Indulging animals not same as animal welfare

By Wang Wenwen Source:Global Times Published: 2013-6-30 23:48:02

For more, see Daily Speical(s): Uproar over dog meat calls tradition into question

Dogs may be man's best friend, but they can also threaten lives. In the space of just a month, a number of cases of aggressive dogs fatally attacking humans have been reported across China, triggering debates over the country's controversial treatment of pet animals.

A three-and-a-half-year-old toddler from Dalian was knocked down by a Tibetan mastiff last Thursday and later died from severe injuries to her trachea and arteries. One month prior to this tragedy, an elderly man was attacked and killed by two Dogo Argentinos in Zunyi, Southwest China's Guizhou Province. It is tragic to see a life extinguished in an instant due to a savage attack from an animal that someone views as their pet.

The relationship between pets and humans evolved in China over a long period of time, and has changed in recent years. Keeping pets has become a habit among many middle class families in China. For elderly people, DINK families and well-paid but lonely urban white-collar workers, pets not only provide companionship but also emotional support. In some cases, dogs are raised for security reasons, which is where violent animal attacks most often occur.

With improving standards of living, Chinese animal welfare activists have increased in number. International groups like the Humane Society International and Animals Asia have also been pushing forward legislation to combat cruelty to animals.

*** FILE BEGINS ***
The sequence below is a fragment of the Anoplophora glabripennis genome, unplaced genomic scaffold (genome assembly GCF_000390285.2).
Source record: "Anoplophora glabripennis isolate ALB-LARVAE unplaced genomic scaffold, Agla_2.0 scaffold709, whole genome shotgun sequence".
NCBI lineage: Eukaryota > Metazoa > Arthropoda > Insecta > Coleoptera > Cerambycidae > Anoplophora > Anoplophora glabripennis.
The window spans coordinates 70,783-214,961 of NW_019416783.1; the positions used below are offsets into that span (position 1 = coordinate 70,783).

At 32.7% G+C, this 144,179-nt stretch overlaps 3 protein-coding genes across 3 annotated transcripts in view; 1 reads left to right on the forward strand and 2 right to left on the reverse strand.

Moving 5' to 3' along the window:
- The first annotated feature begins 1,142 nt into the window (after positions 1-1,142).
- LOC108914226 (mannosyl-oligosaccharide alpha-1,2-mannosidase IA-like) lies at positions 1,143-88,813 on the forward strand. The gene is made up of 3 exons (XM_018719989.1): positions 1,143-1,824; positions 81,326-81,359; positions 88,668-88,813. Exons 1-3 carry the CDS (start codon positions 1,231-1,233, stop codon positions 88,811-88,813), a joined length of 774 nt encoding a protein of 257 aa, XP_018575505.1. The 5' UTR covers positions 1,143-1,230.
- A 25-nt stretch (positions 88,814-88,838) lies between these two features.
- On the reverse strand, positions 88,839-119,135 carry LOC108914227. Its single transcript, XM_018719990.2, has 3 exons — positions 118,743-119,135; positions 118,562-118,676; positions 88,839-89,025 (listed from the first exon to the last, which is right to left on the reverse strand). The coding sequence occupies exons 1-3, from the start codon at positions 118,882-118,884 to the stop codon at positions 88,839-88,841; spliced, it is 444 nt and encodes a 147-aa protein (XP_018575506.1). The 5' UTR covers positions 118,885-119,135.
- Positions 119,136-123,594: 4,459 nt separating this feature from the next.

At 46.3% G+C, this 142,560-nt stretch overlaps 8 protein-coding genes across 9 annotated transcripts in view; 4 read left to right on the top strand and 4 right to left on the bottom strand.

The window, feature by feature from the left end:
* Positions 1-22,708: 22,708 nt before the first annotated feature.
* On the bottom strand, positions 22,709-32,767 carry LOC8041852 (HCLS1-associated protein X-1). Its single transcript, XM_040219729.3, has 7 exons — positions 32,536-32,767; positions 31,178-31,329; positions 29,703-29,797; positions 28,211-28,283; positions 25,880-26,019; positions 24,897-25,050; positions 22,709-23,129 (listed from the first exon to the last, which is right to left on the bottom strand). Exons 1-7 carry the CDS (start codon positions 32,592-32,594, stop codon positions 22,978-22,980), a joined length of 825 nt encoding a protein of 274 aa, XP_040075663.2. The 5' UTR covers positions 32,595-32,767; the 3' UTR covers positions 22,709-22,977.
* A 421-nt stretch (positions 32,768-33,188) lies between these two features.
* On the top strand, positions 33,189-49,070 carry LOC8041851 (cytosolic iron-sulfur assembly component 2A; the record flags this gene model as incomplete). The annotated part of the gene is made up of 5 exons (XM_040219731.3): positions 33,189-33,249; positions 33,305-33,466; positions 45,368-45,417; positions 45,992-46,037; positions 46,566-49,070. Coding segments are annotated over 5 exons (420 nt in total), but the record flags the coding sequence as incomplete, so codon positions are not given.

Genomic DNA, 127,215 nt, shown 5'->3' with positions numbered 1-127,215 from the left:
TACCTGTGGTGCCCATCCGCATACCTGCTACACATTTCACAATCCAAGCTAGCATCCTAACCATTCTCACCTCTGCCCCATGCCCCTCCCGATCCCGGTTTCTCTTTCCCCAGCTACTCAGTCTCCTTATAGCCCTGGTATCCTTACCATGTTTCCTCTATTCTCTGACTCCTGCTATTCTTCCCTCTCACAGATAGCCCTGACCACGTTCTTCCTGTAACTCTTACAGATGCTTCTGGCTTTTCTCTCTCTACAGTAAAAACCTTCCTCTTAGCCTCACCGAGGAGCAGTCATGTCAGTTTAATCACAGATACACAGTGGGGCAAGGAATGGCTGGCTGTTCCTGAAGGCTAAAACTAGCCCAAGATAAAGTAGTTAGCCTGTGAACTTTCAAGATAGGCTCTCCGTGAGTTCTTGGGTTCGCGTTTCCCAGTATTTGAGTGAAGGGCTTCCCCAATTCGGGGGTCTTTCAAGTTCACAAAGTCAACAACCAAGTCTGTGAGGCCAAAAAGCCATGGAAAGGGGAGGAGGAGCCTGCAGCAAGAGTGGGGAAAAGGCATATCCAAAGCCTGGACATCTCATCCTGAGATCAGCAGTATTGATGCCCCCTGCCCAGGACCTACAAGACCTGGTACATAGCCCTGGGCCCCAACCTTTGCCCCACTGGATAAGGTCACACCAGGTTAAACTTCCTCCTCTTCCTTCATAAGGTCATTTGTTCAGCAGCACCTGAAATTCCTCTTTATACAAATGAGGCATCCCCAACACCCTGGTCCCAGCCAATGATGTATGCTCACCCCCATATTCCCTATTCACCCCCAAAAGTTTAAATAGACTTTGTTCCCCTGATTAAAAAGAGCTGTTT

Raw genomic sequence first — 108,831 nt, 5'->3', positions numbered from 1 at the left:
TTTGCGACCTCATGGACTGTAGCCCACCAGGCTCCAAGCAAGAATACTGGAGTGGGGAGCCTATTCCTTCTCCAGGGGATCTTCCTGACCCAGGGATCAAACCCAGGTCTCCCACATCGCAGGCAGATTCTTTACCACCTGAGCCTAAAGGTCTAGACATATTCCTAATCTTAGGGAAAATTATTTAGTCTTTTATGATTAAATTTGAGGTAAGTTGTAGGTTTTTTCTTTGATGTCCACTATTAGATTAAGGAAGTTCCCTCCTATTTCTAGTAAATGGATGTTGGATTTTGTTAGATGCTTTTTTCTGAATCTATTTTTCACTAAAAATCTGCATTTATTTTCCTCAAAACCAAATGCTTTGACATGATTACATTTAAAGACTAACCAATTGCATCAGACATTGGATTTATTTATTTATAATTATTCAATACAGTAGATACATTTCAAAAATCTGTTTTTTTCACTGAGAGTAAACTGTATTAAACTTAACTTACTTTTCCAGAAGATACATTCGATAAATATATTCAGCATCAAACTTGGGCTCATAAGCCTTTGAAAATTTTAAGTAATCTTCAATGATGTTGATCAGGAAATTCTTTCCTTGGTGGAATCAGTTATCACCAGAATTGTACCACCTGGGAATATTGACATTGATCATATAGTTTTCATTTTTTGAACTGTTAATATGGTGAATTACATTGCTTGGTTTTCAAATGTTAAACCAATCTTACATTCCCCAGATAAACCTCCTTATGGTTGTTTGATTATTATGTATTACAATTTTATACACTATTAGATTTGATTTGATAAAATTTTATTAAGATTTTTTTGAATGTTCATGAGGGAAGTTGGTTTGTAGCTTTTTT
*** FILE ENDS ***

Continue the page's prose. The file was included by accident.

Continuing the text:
However, people's growing awareness of animal protection has pandered to pet owners' indulgences, regardless of others' safety. Some raise huge dogs in crowded communities, which has the potential to cause attacks on neighbors.

Criticizing pets or pets' owners can even cause them to respond with verbal insults or attacks.

Last week, a Weibo user who identified himself as a doctor based in Beijing wrote about his anger over the mentality that cherishes a dog's life over a human's, and dissatisfaction with some dog owners' irresponsible manners. His words quickly drew criticism from animal-loving netizens, and he was later beaten by two girls who claimed to be dog-lovers.

This extreme and violent means of protecting animals is certainly not to be encouraged.

When pet owners call for improved animal welfare, they should also hold the lives of people in respect. Human civilization ultimately will become more meaningful if the welfare of pets is respected, but the necessity of protecting human life is held as sacred.

Posted in: Observer

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